Israel’s minister of defense, Ehud Barak, who is reportedly seeking cabinet support for a military strike against Iran, announced on Tuesday during an Israel Radio broadcast that if attacked, Israel’s home casualties would amount to no more than 500.
The escalating rhetoric of war from Israeli officials is taken as a warning that the international community must prevent Iran’s access to nuclear weapons, or else. Media reports about increasing tensions between the two countries may also affect their intransigent stances.
Barak’s counterpart, Iranian defense minister Ahmad Vahidi, responded Tuesday that Iran was fully prepared for combat and would offer a "crushing response to those daring to attack" Iran, specifically referencing Israel.
Israel, the largest recipient of U.S. military aid, has one of the largest nuclear arsenals in the world. President Obama’s 2011 budget allocated $3 billion from U.S. taxpayers for direct military assistance to Israel.
The United Nations’ International Atomic Energy Agency (IAEA) published a report last Wednesday claiming there was "credible evidence" that Iran was seeking the construction of a nuclear weapon. In its analysis of Iran’s nuclear program, it detected activities associated with nuclear energy production and others "specific to nuclear weapons."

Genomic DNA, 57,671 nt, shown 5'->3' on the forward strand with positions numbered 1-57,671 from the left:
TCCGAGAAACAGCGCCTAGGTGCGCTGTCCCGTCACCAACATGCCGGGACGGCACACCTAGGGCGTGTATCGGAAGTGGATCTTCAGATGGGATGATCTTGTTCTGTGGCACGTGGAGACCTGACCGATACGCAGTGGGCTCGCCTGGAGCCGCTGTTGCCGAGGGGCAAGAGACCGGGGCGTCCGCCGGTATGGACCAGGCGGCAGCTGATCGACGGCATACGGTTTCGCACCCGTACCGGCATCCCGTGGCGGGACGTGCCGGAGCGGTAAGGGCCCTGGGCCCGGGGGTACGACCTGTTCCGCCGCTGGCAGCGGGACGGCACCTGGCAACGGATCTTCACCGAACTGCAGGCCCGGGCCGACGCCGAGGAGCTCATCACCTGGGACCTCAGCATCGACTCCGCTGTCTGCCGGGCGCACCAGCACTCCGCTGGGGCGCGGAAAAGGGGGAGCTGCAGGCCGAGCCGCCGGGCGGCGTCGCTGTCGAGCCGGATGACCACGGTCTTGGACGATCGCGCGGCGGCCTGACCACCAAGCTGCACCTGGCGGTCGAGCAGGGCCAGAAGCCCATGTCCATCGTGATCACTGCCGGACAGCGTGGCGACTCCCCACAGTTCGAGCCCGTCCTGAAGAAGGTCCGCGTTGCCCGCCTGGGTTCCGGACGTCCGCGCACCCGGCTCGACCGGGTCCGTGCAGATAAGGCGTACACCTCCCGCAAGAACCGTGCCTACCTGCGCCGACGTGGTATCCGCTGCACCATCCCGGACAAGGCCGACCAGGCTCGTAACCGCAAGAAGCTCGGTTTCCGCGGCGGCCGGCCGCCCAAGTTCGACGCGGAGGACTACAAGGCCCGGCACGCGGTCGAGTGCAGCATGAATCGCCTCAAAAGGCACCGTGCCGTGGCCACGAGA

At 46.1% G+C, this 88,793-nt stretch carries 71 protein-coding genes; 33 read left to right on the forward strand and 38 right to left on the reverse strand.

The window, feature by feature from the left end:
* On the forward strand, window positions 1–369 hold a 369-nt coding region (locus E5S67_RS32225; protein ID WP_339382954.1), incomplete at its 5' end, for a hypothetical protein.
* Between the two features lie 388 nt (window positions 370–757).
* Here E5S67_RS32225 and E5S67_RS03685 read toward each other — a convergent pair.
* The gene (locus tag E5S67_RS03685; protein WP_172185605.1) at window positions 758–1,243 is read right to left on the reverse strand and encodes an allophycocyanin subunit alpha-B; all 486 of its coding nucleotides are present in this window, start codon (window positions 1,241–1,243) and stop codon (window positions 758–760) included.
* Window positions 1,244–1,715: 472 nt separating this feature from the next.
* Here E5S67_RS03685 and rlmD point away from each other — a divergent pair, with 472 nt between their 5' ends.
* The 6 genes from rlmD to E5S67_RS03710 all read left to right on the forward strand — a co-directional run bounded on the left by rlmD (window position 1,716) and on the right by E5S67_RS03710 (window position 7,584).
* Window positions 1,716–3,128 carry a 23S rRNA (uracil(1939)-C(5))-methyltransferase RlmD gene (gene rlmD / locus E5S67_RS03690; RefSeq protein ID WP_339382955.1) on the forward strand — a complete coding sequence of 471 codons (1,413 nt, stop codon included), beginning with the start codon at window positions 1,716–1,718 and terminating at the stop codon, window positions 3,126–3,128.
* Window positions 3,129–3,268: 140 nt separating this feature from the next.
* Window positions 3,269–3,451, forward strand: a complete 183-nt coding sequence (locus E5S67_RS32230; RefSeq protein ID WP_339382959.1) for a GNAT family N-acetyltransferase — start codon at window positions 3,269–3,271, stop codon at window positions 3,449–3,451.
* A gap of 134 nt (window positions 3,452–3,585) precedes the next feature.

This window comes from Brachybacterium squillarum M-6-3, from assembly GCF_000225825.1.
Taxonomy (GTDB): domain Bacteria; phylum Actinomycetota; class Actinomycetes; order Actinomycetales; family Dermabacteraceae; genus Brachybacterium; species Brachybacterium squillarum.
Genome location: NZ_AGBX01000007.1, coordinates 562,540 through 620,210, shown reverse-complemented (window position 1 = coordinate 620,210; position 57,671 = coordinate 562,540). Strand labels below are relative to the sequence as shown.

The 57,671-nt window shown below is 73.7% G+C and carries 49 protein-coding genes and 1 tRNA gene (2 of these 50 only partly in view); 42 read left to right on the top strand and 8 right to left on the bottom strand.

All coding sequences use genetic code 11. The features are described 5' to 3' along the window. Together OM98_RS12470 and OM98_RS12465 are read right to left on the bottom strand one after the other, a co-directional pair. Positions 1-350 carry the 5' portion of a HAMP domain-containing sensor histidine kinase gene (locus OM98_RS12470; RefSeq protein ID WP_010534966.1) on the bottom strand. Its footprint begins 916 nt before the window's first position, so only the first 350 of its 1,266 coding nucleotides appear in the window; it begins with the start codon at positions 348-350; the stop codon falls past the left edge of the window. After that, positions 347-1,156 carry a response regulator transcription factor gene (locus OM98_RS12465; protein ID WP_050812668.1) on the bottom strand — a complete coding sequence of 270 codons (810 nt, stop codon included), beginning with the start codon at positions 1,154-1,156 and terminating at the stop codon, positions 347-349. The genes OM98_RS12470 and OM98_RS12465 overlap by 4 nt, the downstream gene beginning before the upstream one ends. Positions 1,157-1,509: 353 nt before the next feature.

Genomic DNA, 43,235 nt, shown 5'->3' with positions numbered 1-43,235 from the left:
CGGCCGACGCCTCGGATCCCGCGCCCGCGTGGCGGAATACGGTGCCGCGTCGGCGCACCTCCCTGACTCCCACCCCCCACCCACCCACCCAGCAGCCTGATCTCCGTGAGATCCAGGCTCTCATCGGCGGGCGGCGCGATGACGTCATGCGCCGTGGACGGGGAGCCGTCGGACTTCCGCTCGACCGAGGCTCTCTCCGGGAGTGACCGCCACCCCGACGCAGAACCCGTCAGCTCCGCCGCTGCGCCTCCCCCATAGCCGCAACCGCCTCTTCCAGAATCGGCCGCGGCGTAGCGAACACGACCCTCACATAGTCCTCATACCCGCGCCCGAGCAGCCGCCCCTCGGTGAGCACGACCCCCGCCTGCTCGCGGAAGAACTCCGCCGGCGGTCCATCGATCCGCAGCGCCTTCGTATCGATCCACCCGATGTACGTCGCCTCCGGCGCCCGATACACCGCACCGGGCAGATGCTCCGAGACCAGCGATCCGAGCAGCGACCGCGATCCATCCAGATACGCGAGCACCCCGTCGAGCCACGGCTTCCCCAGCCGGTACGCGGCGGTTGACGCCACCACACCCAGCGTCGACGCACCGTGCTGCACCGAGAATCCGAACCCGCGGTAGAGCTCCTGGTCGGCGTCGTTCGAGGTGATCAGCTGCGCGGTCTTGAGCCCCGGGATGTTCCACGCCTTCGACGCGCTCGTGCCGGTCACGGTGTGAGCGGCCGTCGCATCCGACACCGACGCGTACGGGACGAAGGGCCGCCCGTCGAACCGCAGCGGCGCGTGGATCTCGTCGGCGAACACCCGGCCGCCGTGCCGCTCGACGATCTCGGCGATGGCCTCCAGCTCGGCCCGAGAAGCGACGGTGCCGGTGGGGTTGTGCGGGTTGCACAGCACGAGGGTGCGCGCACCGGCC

Denying the IAEA’s accusations as "absurd," Iranian President Mahmoud Ahmadinejad announced Wednesday that it would not retreat "one iota" from its nuclear program, according to the Associated Press.
France, the United Kingdom and the U.S. issued statements about their concern for regional and international security. The Israeli cabinet expected these results, which could provide the international support for what could be "the last chance for coordinated, lethal international sanctions that would force Iran to stop," Barak said.
However, Iran has two key allies in the United Nations Security Council; China and Russia both hold veto-wielding power over sanctions. Their veto could call Israel’s "last chance" bluff--making the situation all the more uncertain.
China’s Foreign Ministry spokesman Hong Lei called for diplomacy and dialogue. Russia warned against the "intentional and counterproductive exacerbation of emotions" and announced additional sanctions would not be approved by the Security Council, as they "would be perceived by the international community as an instrument for regime change," according to a statement from its Foreign Ministry office.
Experts in the U.S. argue Iran is already in a weakened state, as a result of a combination of factors, which might render it unable to really pose a threat to the international community. It has been under heavy U.S.-sponsored economic sanctions for years, thereby weakening its peoples’ economic opportunities; its rivalry with Saudi Arabia is heating up; internecine struggles between its president and its supreme religious leader, Ayatollah Ali Khamenei are weakening its government leadership; and its most important Middle Eastern ally, Syria, is under intense pressure as a result of the mass protests that began during the "Arab Spring" earlier this year.
However, Ahmadinejad might look to Libya as an example of what not to do: it denuclearized under international pressure a few years ago, leaving itself open to NATO bombs. In a similar justification as that used by the U.S. nuclear proliferations program, Iran’s search for nuclear weapons might be a deterrent against military action.